Publication - Are India’s Urban Poor Using Clean Cooking Fuels? Insights from Slums in Six States
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Existing literature on energy access and use in slums across developing countries assume that energy infrastructure is available in these settlements as they are situated in urban environments (Butera et al. 2016). Household air pollution (HAP) has an estimated average contribution of 30–50 per cent to ambient air quality across India’s urban and rural areas (Balakrishnan et al. 2019). Addressing biomass burning for cooking, water heating, and space heating during the winters has the potential to help reach the national ambient air quality standards (Chowdhury et al. 2019).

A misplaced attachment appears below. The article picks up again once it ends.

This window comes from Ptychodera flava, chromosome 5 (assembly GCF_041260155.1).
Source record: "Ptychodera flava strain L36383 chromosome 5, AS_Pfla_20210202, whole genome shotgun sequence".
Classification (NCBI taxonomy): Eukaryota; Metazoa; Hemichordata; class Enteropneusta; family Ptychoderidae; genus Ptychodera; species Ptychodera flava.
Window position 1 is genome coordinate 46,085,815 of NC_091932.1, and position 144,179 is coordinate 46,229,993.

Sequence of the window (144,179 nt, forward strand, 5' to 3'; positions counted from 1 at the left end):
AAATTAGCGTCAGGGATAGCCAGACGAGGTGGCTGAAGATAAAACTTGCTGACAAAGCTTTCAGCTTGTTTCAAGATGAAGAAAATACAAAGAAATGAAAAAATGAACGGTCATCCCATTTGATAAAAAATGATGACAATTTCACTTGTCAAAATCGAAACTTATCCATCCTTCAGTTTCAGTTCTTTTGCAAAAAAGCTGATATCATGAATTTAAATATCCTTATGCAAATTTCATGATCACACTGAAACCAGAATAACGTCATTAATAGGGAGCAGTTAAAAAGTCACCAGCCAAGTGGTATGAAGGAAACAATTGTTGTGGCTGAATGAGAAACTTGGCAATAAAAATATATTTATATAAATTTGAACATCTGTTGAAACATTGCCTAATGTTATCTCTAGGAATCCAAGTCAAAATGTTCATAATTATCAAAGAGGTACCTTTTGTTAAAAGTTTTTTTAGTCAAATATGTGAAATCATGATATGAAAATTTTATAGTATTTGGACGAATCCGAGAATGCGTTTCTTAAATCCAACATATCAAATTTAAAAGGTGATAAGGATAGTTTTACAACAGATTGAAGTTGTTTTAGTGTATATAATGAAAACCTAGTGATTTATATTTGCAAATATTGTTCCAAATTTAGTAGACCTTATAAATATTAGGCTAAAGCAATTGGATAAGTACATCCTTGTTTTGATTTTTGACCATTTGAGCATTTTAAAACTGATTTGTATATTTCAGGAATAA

However, our analysis shows that a large share of these households do not have access to clean fuels due to lack of afforability or patchy supply. In this brief, we discuss access to clean cooking energy in urban slums across six states (Bihar, Uttar Pradesh, Rajasthan, Madhya Pradesh, Jharkhand, and Chhattisgarh). These states have a low socio-demographic index and a high disease burden due to air pollution (Balakrishnan et al. 2019). The findings of this brief are based on a primary survey conducted in rural areas and urban slums in these states – Cooking Energy Access Survey 20201 . The analysis focuses on the fuel use patterns ofhouseholds, the extent of use of LPG and solid fuels, fuel stacking behaviour, and the primarycook’s perception of various cooking fuels and their health impacts.